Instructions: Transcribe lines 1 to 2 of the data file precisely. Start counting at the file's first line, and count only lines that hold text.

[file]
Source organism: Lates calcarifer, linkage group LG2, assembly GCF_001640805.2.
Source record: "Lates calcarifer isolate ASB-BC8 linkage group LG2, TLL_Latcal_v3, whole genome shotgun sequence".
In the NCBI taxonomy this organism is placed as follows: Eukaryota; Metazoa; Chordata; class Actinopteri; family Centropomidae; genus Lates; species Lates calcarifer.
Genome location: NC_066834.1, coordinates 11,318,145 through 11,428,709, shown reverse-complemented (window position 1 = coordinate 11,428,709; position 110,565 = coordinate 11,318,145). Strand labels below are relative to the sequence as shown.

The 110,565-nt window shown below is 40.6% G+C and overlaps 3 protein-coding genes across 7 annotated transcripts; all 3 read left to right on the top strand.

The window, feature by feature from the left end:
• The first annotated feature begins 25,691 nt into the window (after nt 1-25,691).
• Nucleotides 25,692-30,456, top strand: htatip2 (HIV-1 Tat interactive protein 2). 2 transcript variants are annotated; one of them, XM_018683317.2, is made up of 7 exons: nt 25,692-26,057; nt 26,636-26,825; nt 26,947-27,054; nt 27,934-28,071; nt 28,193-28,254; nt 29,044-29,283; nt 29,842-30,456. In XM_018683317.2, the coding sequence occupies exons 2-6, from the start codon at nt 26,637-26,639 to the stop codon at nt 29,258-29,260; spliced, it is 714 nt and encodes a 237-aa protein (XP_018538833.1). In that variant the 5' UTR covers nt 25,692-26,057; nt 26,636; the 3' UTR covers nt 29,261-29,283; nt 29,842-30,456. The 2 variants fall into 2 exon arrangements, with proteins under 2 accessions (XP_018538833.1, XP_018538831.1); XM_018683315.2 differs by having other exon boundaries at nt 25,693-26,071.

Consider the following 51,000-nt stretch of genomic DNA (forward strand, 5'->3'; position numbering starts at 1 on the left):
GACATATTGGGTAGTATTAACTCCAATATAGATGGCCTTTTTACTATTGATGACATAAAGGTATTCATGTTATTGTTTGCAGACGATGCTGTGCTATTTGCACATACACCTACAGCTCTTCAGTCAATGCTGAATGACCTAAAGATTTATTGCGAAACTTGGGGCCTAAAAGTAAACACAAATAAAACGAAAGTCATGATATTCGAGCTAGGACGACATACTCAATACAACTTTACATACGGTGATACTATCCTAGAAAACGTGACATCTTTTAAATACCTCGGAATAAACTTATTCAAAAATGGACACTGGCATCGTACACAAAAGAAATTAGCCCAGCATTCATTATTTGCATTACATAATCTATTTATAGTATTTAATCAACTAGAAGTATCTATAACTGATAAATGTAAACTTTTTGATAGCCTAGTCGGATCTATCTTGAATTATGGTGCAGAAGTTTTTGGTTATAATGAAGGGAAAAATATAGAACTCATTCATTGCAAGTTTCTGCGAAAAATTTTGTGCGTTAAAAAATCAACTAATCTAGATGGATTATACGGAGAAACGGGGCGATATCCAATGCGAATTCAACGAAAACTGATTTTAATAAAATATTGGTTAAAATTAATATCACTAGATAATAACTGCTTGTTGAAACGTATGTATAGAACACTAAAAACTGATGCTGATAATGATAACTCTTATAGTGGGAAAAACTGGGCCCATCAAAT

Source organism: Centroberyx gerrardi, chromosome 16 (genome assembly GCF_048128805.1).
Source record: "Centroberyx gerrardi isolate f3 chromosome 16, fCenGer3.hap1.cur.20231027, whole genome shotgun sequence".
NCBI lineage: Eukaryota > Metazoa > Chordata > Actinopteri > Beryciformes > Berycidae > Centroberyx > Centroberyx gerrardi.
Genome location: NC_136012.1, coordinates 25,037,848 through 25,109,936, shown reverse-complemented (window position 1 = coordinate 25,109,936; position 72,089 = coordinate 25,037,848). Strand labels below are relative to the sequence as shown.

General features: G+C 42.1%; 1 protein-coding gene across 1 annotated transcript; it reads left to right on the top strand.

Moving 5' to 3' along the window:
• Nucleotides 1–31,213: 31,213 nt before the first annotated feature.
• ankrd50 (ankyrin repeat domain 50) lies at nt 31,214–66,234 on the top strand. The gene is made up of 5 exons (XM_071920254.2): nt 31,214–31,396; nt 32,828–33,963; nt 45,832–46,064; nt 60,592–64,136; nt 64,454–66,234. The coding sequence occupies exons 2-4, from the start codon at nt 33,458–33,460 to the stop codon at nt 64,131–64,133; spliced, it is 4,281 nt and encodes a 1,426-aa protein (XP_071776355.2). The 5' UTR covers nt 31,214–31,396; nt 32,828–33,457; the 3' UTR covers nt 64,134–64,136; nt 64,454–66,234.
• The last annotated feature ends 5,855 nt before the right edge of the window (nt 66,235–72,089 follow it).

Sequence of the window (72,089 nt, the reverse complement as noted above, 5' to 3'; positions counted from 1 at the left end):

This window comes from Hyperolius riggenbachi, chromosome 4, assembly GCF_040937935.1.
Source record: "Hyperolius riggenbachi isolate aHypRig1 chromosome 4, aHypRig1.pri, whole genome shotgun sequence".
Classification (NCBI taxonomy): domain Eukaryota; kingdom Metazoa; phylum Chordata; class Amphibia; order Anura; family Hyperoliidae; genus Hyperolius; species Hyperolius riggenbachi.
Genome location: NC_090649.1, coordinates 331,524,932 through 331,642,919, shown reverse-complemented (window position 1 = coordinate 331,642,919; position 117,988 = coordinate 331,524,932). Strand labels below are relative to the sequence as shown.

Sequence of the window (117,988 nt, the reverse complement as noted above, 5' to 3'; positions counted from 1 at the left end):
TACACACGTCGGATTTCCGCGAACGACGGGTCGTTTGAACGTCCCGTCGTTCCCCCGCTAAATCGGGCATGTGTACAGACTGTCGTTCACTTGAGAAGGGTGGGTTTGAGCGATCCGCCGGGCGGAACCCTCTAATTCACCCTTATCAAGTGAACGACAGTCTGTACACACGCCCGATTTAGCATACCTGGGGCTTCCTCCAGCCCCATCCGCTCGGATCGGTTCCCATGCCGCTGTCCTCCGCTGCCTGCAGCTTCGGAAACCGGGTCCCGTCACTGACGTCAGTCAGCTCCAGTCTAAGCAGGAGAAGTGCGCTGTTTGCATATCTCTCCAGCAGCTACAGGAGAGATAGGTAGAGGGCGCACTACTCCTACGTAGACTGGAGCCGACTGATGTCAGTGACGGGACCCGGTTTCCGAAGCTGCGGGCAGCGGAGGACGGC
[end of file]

Source organism: Lates calcarifer, linkage group LG2, assembly GCF_001640805.2.
Source record: "Lates calcarifer isolate ASB-BC8 linkage group LG2, TLL_Latcal_v3, whole genome shotgun sequence".